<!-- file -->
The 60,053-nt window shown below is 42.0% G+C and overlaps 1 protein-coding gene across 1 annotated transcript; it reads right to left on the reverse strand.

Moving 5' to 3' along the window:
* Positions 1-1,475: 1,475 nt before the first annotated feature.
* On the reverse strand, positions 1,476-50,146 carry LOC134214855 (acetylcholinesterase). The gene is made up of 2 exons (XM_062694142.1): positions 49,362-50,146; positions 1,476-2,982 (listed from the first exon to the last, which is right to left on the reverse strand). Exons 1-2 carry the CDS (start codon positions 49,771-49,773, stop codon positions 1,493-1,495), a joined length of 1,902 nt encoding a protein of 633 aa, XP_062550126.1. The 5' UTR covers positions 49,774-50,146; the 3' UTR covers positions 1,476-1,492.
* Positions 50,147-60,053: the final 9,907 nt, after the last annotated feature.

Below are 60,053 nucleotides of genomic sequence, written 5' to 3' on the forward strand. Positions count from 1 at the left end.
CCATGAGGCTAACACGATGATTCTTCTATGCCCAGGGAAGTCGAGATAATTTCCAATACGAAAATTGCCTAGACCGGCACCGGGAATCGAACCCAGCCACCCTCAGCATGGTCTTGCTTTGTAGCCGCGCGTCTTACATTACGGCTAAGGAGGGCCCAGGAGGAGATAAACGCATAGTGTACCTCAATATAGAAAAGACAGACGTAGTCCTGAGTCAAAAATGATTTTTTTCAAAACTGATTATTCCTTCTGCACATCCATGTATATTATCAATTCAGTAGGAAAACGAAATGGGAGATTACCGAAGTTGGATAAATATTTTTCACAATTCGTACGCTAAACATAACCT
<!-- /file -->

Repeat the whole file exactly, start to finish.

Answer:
The 60,053-nt window shown below is 42.0% G+C and overlaps 1 protein-coding gene across 1 annotated transcript; it reads right to left on the reverse strand.

Moving 5' to 3' along the window:
* Positions 1-1,475: 1,475 nt before the first annotated feature.
* On the reverse strand, positions 1,476-50,146 carry LOC134214855 (acetylcholinesterase). The gene is made up of 2 exons (XM_062694142.1): positions 49,362-50,146; positions 1,476-2,982 (listed from the first exon to the last, which is right to left on the reverse strand). Exons 1-2 carry the CDS (start codon positions 49,771-49,773, stop codon positions 1,493-1,495), a joined length of 1,902 nt encoding a protein of 633 aa, XP_062550126.1. The 5' UTR covers positions 49,774-50,146; the 3' UTR covers positions 1,476-1,492.
* Positions 50,147-60,053: the final 9,907 nt, after the last annotated feature.

Below are 60,053 nucleotides of genomic sequence, written 5' to 3' on the forward strand. Positions count from 1 at the left end.
CCATGAGGCTAACACGATGATTCTTCTATGCCCAGGGAAGTCGAGATAATTTCCAATACGAAAATTGCCTAGACCGGCACCGGGAATCGAACCCAGCCACCCTCAGCATGGTCTTGCTTTGTAGCCGCGCGTCTTACATTACGGCTAAGGAGGGCCCAGGAGGAGATAAACGCATAGTGTACCTCAATATAGAAAAGACAGACGTAGTCCTGAGTCAAAAATGATTTTTTTCAAAACTGATTATTCCTTCTGCACATCCATGTATATTATCAATTCAGTAGGAAAACGAAATGGGAGATTACCGAAGTTGGATAAATATTTTTCACAATTCGTACGCTAAACATAACCT